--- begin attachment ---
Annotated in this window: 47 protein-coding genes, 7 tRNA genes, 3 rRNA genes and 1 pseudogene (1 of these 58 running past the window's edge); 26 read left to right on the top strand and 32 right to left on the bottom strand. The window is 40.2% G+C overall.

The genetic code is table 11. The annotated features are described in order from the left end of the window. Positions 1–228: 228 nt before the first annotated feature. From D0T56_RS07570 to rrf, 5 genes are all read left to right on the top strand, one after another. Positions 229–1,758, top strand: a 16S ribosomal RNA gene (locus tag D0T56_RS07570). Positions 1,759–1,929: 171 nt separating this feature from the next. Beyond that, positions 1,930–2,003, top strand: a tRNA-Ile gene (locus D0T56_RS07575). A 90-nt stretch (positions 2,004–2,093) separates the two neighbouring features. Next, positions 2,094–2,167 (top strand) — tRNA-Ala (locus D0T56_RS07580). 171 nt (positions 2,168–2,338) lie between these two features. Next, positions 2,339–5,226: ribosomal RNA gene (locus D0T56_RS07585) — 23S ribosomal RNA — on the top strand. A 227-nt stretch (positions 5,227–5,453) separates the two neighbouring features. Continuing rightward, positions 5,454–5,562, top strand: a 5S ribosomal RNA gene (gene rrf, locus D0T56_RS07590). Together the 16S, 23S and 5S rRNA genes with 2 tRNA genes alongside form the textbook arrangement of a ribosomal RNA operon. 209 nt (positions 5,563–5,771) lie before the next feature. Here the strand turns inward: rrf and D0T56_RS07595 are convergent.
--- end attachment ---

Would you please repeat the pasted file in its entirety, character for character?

Annotated in this window: 47 protein-coding genes, 7 tRNA genes, 3 rRNA genes and 1 pseudogene (1 of these 58 running past the window's edge); 26 read left to right on the top strand and 32 right to left on the bottom strand. The window is 40.2% G+C overall.

The genetic code is table 11. The annotated features are described in order from the left end of the window. Positions 1–228: 228 nt before the first annotated feature. From D0T56_RS07570 to rrf, 5 genes are all read left to right on the top strand, one after another. Positions 229–1,758, top strand: a 16S ribosomal RNA gene (locus tag D0T56_RS07570). Positions 1,759–1,929: 171 nt separating this feature from the next. Beyond that, positions 1,930–2,003, top strand: a tRNA-Ile gene (locus D0T56_RS07575). A 90-nt stretch (positions 2,004–2,093) separates the two neighbouring features. Next, positions 2,094–2,167 (top strand) — tRNA-Ala (locus D0T56_RS07580). 171 nt (positions 2,168–2,338) lie between these two features. Next, positions 2,339–5,226: ribosomal RNA gene (locus D0T56_RS07585) — 23S ribosomal RNA — on the top strand. A 227-nt stretch (positions 5,227–5,453) separates the two neighbouring features. Continuing rightward, positions 5,454–5,562, top strand: a 5S ribosomal RNA gene (gene rrf, locus D0T56_RS07590). Together the 16S, 23S and 5S rRNA genes with 2 tRNA genes alongside form the textbook arrangement of a ribosomal RNA operon. 209 nt (positions 5,563–5,771) lie before the next feature. Here the strand turns inward: rrf and D0T56_RS07595 are convergent.